Learning the Ritshidze model

Ritshidze gives communities the tools and techniques to monitor the quality of HIV, TB and other health services provided at clinics and quickly escalate problems to decision makers at clinic and district levels in order to advocate for change. Our training walks through each step in Ritshidze’s model — gathering evidence, analysing the data, generating solutions, engaging duty bearers, and advocating for change — with detailed guidance and step-by-step instructions for carrying out the actions needed at every point in the process.

In Ritshidze, people living with HIV are empowered to monitor services provided at clinics, identify challenges, generate solutions that respond to the evidence collected, and make sure the solutions are implemented by duty bearers.
Giving communities the ability to monitor the quality of service provision and highlight performance problems is an indispensable strategy for improving HIV and TB service delivery across South Africa.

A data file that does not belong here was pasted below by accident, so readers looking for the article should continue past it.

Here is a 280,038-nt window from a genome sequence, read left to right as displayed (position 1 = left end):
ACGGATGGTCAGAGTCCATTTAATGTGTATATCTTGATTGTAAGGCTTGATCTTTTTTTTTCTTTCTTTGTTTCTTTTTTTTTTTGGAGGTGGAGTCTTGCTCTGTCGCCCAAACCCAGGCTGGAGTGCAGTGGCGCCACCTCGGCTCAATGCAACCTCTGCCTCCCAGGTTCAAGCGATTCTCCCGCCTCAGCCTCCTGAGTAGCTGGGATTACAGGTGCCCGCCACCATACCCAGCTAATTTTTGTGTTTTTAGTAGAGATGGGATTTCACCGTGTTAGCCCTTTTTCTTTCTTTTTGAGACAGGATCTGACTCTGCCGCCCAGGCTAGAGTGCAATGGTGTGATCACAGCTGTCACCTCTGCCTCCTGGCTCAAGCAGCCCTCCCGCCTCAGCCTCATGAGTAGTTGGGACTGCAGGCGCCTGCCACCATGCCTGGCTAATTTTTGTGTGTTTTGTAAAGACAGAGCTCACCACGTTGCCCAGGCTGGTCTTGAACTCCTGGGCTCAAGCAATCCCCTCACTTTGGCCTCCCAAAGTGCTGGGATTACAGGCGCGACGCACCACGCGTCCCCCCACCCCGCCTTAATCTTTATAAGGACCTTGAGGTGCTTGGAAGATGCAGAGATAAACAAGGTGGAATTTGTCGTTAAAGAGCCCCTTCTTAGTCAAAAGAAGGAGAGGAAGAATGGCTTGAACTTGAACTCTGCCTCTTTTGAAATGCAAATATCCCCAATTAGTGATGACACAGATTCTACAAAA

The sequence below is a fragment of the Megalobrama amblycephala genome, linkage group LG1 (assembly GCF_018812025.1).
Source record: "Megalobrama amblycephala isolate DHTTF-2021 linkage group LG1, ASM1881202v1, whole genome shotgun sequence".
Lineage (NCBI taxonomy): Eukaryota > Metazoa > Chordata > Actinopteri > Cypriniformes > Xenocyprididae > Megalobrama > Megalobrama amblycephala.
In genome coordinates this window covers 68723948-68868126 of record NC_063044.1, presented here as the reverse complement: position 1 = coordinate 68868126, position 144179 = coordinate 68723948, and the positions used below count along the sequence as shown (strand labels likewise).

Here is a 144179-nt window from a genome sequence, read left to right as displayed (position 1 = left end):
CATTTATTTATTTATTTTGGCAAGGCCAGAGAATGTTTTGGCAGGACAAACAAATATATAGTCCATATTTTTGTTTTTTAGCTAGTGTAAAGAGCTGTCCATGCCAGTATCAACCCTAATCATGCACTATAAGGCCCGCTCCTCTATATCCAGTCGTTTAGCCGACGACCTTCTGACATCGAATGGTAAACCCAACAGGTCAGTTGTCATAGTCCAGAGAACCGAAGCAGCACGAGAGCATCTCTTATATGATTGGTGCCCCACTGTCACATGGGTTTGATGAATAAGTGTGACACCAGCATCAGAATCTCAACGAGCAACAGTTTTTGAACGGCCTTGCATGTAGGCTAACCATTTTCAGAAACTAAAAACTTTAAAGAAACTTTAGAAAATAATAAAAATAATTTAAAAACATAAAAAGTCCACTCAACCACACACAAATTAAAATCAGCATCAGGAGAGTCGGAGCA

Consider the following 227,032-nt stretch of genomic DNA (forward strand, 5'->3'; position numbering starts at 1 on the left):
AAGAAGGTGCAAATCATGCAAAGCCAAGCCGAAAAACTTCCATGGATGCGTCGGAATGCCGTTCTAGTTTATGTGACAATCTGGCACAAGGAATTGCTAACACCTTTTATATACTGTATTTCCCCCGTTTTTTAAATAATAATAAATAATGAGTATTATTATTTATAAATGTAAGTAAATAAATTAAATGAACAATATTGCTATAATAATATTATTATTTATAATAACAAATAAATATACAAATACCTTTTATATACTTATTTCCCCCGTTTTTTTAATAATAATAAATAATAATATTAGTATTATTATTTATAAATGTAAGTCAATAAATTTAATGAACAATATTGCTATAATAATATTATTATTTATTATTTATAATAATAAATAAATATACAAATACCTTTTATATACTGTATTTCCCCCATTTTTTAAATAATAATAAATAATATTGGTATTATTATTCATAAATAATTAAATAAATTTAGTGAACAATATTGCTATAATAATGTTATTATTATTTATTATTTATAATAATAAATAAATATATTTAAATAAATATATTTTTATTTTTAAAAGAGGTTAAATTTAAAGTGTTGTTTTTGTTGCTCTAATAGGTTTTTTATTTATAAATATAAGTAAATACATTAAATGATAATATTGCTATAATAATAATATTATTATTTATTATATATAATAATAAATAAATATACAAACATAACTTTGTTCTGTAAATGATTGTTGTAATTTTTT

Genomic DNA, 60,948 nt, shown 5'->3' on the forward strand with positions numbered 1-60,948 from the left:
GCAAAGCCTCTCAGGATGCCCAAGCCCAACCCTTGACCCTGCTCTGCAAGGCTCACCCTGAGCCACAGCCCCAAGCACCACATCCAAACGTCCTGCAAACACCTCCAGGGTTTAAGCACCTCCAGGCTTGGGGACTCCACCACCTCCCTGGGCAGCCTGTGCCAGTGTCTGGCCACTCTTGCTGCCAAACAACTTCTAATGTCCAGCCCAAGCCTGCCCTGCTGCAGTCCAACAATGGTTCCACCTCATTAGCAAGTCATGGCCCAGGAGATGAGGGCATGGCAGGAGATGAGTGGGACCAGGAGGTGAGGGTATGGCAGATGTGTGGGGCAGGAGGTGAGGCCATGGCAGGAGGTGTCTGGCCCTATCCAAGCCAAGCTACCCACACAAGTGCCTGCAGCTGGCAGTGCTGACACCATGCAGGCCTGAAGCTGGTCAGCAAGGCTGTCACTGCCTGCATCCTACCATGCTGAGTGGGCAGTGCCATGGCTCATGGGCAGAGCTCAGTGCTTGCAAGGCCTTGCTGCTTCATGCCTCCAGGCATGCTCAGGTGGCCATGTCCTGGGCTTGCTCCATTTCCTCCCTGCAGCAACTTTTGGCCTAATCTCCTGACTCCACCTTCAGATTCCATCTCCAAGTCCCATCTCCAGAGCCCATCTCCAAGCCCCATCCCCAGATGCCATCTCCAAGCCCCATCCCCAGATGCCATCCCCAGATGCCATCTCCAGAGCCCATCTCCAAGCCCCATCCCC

To read more you can see our guidebook that provides step-by-step instructions on how to conduct community-led clinic monitoring in South Africa. Here monitors can learn the basics about HIV in South Africa and the role of the PEPFAR programme; how to collect and capture evidence, how to analyse the findings and come up with solutions to benefit communities, and how to engage duty bearers and advocate for change.

In order to streamline the monitoring process we use technology to gather evidence. The system—“CommCare”—allows community monitors to capture the survey responses directly into the tablet provided.


“Ritshidze” — meaning “Saving Our Lives” in TshiVenda — has been developed by people living with HIV and activists to hold the South African government and aid agencies accountable to improve overall HIV and TB service delivery.

Partner organisations include the Treatment Action Campaign (TAC), the National Association of People Living with HIV (NAPWA), Positive Action Campaign, Positive Women’s Network (PWN) and the South African Network of Religious Leaders Living with and affected by HIV/AIDS (SANERELA+)—in alliance with Health Global Access Project (Health GAP), the Foundation for AIDS Research (amfAR), and Georgetown University’s O’Neill Institute for National and Global Health Law.

CLICK HERE to read more and see where we work.